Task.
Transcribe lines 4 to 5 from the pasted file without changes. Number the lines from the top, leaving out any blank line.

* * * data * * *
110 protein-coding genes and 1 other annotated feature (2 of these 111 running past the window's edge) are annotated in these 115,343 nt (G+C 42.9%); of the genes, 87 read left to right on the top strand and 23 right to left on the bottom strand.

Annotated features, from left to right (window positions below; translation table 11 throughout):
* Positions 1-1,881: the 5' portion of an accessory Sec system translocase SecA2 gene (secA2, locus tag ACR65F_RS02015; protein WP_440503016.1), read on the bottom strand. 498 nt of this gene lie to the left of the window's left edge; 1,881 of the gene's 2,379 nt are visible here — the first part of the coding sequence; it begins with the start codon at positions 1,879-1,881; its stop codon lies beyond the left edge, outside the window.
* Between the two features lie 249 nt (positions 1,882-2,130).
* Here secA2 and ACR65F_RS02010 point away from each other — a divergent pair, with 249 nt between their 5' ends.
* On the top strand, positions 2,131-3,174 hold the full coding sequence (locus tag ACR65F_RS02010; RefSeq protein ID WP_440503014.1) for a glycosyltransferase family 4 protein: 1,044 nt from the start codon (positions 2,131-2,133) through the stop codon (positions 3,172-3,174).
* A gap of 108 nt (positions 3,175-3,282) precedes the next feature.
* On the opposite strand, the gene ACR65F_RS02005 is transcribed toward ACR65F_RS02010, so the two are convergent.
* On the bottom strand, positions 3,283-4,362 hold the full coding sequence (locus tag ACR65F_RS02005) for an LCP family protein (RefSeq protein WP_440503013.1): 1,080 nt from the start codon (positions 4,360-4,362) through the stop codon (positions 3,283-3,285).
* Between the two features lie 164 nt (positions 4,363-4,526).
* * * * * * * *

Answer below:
* Between the two features lie 249 nt (positions 1,882-2,130).
* Here secA2 and ACR65F_RS02010 point away from each other — a divergent pair, with 249 nt between their 5' ends.